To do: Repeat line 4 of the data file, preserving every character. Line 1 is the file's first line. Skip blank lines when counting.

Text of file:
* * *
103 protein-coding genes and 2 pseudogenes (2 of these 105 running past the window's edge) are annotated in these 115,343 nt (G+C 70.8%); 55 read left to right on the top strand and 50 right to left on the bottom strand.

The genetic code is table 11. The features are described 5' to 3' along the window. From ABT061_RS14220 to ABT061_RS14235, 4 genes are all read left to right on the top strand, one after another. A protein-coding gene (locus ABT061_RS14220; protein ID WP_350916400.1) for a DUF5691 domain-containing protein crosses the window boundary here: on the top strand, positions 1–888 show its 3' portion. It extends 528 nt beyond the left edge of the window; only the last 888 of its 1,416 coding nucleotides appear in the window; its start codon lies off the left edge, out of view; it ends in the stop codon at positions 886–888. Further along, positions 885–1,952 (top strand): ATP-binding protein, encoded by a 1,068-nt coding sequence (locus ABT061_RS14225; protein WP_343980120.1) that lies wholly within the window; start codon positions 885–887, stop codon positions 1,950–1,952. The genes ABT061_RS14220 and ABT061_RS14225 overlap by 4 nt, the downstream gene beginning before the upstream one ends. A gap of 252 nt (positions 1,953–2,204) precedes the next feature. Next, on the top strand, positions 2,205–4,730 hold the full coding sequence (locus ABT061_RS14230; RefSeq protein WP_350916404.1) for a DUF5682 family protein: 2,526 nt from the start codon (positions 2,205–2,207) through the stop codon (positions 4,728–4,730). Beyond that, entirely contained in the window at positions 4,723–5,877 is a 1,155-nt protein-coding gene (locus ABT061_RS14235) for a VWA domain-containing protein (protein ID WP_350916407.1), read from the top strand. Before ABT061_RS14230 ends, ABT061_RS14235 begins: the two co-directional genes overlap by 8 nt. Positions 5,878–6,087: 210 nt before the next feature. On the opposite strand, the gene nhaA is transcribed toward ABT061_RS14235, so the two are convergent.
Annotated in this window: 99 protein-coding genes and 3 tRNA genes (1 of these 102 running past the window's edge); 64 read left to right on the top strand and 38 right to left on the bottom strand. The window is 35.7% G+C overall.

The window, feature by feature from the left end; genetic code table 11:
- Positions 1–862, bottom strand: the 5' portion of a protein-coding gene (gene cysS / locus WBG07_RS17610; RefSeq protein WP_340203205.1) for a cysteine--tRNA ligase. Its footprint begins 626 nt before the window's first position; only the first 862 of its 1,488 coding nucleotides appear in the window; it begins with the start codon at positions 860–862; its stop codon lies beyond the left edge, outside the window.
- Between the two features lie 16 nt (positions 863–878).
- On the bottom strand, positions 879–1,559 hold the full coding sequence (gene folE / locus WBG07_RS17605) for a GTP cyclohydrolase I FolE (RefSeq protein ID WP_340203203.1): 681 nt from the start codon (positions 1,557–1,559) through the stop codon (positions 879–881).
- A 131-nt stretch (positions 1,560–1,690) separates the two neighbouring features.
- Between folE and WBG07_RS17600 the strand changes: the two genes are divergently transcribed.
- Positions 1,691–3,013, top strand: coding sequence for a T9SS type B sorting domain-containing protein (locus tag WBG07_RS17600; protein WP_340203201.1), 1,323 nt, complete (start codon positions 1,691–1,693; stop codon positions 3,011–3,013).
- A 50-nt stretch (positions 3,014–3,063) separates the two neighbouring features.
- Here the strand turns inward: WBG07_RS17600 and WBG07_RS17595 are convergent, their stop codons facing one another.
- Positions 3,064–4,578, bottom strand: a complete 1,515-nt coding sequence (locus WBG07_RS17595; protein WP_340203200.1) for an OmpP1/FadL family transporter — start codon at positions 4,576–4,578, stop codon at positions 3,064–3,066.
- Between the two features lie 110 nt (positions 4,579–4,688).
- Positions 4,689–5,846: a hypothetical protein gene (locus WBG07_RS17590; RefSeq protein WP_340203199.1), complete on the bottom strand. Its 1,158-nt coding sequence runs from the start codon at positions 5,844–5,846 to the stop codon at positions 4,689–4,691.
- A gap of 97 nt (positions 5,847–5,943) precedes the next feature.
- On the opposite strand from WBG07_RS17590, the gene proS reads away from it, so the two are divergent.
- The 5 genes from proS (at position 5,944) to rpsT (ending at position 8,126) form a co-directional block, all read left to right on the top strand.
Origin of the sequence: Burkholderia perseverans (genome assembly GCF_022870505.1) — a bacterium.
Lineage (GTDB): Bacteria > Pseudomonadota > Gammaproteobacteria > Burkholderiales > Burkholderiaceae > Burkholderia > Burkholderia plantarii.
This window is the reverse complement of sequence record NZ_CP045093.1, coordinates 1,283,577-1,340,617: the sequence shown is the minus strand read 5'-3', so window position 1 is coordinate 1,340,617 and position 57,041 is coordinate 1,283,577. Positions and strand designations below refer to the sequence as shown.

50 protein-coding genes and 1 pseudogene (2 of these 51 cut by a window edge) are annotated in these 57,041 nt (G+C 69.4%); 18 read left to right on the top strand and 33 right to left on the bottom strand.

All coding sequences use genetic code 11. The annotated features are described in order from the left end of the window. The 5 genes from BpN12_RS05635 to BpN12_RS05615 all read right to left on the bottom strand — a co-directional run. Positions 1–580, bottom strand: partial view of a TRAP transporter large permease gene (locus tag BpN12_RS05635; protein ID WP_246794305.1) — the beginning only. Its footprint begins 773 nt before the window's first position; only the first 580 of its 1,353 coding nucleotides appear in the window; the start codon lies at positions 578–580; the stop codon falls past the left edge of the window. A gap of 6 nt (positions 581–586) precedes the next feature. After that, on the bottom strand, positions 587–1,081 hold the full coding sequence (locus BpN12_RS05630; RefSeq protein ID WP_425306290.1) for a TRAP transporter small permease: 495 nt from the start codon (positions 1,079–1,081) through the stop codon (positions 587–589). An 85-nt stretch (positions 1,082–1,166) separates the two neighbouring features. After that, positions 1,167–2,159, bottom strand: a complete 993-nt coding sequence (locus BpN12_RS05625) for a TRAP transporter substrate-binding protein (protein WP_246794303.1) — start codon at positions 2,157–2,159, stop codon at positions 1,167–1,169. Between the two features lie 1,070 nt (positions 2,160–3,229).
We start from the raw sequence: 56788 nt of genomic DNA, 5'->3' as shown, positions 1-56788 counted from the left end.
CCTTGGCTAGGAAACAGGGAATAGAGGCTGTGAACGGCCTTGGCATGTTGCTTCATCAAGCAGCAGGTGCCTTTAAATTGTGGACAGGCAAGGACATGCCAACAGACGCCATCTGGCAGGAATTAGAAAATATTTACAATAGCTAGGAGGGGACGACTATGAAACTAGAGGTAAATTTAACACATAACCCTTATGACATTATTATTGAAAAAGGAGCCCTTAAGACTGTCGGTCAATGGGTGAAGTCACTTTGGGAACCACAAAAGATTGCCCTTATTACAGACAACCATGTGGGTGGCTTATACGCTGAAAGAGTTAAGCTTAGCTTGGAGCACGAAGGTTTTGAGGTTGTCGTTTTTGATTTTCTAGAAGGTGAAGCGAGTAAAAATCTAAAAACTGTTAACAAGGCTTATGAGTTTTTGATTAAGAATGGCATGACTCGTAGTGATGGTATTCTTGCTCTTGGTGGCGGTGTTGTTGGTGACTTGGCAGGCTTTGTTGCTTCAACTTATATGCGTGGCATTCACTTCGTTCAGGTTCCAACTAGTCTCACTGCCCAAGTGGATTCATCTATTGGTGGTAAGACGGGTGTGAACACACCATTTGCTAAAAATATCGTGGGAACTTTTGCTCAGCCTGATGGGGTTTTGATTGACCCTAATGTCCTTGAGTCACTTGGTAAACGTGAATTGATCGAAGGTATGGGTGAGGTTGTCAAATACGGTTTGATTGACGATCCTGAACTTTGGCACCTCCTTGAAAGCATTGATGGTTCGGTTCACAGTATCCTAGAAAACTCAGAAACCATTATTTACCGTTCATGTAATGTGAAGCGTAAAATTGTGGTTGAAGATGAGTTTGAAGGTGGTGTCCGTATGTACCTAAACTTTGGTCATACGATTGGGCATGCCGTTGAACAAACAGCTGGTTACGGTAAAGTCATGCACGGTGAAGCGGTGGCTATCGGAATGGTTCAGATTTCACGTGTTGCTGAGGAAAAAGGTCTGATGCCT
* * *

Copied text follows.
The window, feature by feature from the left end; genetic code table 11: